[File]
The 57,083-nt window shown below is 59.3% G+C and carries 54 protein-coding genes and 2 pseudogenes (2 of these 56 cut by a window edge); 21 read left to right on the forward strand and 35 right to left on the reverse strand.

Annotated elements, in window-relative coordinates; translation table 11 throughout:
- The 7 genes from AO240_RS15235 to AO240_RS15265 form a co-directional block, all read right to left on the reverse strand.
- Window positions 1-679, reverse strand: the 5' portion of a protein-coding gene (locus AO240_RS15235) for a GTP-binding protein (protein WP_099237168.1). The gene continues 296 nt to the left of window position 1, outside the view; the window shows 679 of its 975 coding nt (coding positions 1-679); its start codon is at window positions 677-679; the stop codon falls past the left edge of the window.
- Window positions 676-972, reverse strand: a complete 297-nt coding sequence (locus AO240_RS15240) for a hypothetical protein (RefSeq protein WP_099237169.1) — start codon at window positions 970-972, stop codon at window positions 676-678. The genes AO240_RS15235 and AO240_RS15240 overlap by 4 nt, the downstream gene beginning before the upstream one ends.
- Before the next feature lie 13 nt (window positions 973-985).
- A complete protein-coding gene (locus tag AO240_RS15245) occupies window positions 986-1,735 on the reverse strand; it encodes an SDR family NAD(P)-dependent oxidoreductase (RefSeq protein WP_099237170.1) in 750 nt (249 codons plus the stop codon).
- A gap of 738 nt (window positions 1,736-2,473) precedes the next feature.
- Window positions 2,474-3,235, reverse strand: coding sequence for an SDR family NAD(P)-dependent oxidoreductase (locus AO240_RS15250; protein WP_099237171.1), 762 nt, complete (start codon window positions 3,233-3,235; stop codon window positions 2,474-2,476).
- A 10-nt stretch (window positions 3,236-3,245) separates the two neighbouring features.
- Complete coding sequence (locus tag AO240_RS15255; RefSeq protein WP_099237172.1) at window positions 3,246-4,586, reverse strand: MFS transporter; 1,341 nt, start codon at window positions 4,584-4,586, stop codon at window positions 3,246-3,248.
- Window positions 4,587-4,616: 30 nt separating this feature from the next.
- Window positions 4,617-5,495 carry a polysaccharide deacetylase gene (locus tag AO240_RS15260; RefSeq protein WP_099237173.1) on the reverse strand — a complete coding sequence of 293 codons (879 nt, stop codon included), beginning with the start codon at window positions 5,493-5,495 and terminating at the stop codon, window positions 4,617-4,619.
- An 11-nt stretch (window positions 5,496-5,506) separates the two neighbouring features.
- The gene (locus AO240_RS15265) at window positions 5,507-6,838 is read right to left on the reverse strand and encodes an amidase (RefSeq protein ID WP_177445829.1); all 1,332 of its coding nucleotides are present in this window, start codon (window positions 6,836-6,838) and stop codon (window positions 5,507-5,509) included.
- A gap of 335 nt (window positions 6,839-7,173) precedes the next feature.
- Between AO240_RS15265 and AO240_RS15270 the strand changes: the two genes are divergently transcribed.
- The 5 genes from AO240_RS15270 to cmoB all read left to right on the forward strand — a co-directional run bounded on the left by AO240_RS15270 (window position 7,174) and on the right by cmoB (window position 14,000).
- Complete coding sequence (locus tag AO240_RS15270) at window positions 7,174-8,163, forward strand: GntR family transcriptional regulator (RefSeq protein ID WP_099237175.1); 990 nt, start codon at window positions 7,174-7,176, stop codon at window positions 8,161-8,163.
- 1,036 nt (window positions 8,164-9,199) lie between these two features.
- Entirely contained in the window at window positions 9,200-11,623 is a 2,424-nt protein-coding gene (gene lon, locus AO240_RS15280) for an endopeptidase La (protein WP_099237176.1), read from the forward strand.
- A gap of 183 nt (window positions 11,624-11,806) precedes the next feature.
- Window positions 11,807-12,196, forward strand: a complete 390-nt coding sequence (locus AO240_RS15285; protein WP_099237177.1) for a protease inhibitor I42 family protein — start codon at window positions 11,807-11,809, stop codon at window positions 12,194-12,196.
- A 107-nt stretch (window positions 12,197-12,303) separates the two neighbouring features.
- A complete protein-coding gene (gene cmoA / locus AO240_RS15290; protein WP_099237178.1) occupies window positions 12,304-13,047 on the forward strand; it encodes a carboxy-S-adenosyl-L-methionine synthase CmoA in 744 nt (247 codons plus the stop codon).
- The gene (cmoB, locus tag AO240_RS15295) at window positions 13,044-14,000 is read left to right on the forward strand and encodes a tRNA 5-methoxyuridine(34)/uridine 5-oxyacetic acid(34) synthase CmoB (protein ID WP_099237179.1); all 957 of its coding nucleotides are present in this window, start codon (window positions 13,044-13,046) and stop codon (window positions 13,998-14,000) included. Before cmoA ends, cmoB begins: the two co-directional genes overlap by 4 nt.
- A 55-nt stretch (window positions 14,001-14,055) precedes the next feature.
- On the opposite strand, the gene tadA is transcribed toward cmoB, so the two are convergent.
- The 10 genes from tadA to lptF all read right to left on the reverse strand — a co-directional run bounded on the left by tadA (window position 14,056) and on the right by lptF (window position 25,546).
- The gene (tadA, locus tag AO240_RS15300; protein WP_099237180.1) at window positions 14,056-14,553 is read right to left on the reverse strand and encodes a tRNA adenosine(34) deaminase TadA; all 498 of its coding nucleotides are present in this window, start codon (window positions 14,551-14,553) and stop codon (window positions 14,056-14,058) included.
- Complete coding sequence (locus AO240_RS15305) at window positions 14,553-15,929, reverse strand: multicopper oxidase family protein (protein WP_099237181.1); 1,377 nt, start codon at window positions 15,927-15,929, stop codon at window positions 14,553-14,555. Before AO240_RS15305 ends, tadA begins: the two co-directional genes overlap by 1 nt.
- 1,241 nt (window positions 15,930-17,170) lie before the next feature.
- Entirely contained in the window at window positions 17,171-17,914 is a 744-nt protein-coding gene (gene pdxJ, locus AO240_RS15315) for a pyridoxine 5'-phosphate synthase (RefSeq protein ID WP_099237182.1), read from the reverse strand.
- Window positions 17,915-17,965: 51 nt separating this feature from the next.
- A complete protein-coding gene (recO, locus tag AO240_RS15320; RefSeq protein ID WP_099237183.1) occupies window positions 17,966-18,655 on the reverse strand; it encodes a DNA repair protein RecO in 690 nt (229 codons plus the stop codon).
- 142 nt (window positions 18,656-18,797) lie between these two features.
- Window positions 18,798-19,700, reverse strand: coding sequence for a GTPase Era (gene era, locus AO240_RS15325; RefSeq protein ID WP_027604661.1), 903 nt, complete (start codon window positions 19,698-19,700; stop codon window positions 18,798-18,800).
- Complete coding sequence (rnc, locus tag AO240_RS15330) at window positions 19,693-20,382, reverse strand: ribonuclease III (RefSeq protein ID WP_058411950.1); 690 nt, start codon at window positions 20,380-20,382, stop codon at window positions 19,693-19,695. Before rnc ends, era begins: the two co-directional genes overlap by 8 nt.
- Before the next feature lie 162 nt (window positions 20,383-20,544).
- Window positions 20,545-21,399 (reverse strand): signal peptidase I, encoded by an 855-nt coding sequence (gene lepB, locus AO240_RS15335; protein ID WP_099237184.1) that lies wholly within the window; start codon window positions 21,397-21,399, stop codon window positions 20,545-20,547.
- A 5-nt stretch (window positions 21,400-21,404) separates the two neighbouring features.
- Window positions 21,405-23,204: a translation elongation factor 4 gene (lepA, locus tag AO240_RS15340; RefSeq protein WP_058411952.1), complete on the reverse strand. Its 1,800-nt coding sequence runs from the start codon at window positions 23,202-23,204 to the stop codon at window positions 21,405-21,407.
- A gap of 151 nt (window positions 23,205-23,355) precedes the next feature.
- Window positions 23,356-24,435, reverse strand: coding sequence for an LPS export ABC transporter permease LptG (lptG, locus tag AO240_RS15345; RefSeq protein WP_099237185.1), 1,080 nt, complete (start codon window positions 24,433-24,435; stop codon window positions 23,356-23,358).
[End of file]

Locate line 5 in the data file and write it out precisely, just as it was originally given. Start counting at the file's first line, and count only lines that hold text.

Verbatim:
- Window positions 676-972, reverse strand: a complete 297-nt coding sequence (locus AO240_RS15240) for a hypothetical protein (RefSeq protein WP_099237169.1) — start codon at window positions 970-972, stop codon at window positions 676-678. The genes AO240_RS15235 and AO240_RS15240 overlap by 4 nt, the downstream gene beginning before the upstream one ends.